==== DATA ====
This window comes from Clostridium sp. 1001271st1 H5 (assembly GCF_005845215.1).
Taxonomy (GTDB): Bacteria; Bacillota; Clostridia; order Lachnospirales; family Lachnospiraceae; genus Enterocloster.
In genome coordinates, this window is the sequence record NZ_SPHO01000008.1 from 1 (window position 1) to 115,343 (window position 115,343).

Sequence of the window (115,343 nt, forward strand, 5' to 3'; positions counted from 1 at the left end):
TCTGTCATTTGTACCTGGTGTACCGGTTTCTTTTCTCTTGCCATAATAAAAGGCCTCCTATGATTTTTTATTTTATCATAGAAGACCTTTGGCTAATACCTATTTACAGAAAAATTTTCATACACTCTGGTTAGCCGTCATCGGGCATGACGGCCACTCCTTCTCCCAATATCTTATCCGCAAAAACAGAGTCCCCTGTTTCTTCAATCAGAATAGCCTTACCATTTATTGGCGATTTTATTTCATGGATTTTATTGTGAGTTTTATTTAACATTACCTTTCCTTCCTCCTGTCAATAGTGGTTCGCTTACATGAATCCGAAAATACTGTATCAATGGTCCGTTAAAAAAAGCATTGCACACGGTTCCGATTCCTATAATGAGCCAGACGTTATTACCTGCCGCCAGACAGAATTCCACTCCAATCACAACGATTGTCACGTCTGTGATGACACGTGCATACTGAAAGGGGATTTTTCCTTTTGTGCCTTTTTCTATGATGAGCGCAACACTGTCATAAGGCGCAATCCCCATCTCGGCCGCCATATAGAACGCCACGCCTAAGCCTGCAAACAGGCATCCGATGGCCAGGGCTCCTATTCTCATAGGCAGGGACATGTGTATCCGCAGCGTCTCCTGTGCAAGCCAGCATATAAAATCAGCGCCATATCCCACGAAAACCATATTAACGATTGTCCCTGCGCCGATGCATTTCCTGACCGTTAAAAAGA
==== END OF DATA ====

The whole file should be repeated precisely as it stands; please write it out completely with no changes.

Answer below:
This window comes from Clostridium sp. 1001271st1 H5 (assembly GCF_005845215.1).
Taxonomy (GTDB): Bacteria; Bacillota; Clostridia; order Lachnospirales; family Lachnospiraceae; genus Enterocloster.
In genome coordinates, this window is the sequence record NZ_SPHO01000008.1 from 1 (window position 1) to 115,343 (window position 115,343).

Sequence of the window (115,343 nt, forward strand, 5' to 3'; positions counted from 1 at the left end):
TCTGTCATTTGTACCTGGTGTACCGGTTTCTTTTCTCTTGCCATAATAAAAGGCCTCCTATGATTTTTTATTTTATCATAGAAGACCTTTGGCTAATACCTATTTACAGAAAAATTTTCATACACTCTGGTTAGCCGTCATCGGGCATGACGGCCACTCCTTCTCCCAATATCTTATCCGCAAAAACAGAGTCCCCTGTTTCTTCAATCAGAATAGCCTTACCATTTATTGGCGATTTTATTTCATGGATTTTATTGTGAGTTTTATTTAACATTACCTTTCCTTCCTCCTGTCAATAGTGGTTCGCTTACATGAATCCGAAAATACTGTATCAATGGTCCGTTAAAAAAAGCATTGCACACGGTTCCGATTCCTATAATGAGCCAGACGTTATTACCTGCCGCCAGACAGAATTCCACTCCAATCACAACGATTGTCACGTCTGTGATGACACGTGCATACTGAAAGGGGATTTTTCCTTTTGTGCCTTTTTCTATGATGAGCGCAACACTGTCATAAGGCGCAATCCCCATCTCGGCCGCCATATAGAACGCCACGCCTAAGCCTGCAAACAGGCATCCGATGGCCAGGGCTCCTATTCTCATAGGCAGGGACATGTGTATCCGCAGCGTCTCCTGTGCAAGCCAGCATATAAAATCAGCGCCATATCCCACGAAAACCATATTAACGATTGTCCCTGCGCCGATGCATTTCCTGACCGTTAAAAAGA